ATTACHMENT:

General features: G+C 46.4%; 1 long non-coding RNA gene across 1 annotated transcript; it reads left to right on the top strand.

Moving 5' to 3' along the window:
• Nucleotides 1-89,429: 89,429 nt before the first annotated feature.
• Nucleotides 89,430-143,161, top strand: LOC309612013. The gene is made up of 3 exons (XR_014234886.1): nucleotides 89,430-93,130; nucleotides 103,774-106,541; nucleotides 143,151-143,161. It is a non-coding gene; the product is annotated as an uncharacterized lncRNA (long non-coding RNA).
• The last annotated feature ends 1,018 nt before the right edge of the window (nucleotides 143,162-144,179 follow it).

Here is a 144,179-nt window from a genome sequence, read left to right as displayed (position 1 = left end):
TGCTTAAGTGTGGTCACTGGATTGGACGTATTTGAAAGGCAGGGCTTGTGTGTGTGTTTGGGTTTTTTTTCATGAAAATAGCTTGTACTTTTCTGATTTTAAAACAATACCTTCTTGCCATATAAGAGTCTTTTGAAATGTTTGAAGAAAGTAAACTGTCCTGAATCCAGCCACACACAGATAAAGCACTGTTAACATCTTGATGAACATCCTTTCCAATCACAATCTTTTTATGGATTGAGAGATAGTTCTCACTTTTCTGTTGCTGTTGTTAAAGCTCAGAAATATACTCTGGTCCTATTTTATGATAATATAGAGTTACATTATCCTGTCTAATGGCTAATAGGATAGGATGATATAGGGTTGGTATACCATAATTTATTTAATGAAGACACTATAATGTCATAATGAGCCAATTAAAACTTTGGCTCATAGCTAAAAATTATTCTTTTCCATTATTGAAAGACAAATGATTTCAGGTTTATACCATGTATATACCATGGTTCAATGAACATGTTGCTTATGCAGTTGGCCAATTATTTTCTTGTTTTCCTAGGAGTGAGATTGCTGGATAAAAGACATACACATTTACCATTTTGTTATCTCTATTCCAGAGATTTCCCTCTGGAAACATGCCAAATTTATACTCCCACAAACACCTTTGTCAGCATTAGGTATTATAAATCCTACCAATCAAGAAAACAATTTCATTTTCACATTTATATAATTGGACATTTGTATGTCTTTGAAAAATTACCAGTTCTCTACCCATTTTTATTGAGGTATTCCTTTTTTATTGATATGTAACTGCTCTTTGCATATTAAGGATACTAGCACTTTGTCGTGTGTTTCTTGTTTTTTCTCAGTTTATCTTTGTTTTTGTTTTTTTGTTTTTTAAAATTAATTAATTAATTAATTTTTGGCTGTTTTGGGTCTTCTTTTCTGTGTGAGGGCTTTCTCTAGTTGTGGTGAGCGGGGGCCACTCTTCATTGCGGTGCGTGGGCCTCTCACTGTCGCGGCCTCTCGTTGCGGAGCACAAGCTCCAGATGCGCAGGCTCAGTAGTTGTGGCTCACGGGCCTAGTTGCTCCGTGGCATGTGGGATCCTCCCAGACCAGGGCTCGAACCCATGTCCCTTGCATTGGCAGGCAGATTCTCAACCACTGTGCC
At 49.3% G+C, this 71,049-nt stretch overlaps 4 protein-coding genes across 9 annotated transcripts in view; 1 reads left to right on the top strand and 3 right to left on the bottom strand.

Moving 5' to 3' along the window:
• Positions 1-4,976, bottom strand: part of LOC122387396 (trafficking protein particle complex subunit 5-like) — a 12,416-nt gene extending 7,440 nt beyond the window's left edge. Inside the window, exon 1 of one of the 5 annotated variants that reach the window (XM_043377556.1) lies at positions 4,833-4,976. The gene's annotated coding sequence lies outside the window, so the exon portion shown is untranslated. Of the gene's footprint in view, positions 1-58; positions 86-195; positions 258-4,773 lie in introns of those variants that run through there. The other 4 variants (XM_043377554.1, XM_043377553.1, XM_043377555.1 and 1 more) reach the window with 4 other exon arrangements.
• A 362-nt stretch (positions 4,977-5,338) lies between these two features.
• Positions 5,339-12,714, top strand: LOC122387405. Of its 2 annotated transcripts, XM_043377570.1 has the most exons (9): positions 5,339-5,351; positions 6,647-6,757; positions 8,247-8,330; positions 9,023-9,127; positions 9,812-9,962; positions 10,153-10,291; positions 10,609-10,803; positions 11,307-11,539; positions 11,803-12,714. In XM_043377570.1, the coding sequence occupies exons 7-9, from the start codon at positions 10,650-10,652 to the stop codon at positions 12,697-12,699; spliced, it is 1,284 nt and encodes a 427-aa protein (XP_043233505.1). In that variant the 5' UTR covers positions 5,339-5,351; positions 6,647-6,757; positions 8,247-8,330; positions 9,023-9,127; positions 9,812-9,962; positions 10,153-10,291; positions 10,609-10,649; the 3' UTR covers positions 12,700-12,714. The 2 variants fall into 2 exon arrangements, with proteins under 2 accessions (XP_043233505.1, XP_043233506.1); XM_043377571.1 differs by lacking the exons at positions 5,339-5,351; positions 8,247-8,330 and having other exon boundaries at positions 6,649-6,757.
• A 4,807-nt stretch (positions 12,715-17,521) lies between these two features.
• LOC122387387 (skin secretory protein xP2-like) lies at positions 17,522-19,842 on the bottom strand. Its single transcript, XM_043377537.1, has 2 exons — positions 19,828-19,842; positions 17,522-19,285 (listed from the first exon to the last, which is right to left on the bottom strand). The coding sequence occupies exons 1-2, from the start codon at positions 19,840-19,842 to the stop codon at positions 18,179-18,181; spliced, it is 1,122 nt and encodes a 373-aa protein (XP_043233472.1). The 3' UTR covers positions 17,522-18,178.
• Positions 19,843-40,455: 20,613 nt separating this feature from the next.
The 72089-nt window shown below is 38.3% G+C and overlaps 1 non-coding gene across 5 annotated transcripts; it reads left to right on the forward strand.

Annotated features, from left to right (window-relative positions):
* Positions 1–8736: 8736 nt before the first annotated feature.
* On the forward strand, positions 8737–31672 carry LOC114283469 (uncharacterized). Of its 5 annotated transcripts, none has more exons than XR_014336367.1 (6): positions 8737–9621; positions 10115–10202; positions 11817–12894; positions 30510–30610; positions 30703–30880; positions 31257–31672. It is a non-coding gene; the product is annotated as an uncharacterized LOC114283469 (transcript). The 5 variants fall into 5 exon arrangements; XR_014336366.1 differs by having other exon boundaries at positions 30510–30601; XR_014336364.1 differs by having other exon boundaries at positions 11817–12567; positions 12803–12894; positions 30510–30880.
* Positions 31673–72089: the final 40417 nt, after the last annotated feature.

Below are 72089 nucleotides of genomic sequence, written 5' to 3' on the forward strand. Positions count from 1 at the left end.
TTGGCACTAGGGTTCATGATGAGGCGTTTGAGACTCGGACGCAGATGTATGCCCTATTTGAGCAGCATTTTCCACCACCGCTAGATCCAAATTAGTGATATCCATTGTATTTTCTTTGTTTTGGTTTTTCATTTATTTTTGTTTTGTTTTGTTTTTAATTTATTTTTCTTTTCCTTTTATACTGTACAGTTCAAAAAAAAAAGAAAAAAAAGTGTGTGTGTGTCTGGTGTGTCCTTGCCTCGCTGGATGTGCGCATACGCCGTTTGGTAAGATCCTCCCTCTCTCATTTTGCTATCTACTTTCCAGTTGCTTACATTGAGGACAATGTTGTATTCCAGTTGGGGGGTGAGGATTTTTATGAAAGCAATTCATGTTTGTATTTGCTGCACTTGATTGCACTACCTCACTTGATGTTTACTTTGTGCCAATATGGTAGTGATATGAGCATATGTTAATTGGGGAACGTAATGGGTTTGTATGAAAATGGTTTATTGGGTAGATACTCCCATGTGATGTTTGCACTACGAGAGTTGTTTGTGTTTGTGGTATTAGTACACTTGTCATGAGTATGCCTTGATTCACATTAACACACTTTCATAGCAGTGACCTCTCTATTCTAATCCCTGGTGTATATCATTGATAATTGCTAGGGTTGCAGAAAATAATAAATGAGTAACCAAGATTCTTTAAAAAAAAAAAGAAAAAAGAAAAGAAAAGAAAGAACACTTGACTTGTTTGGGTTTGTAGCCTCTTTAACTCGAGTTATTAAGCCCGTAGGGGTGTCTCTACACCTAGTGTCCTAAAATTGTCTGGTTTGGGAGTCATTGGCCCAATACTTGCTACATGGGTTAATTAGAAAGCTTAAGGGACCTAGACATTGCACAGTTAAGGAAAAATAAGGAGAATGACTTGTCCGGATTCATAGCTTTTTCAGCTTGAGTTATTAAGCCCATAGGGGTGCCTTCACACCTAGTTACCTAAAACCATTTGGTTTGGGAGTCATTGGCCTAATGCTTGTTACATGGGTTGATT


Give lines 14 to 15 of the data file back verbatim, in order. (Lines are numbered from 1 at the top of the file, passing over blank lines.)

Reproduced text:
• LOC122387387 (skin secretory protein xP2-like) lies at positions 17,522-19,842 on the bottom strand. Its single transcript, XM_043377537.1, has 2 exons — positions 19,828-19,842; positions 17,522-19,285 (listed from the first exon to the last, which is right to left on the bottom strand). The coding sequence occupies exons 1-2, from the start codon at positions 19,840-19,842 to the stop codon at positions 18,179-18,181; spliced, it is 1,122 nt and encodes a 373-aa protein (XP_043233472.1). The 3' UTR covers positions 17,522-18,178.
• Positions 19,843-40,455: 20,613 nt separating this feature from the next.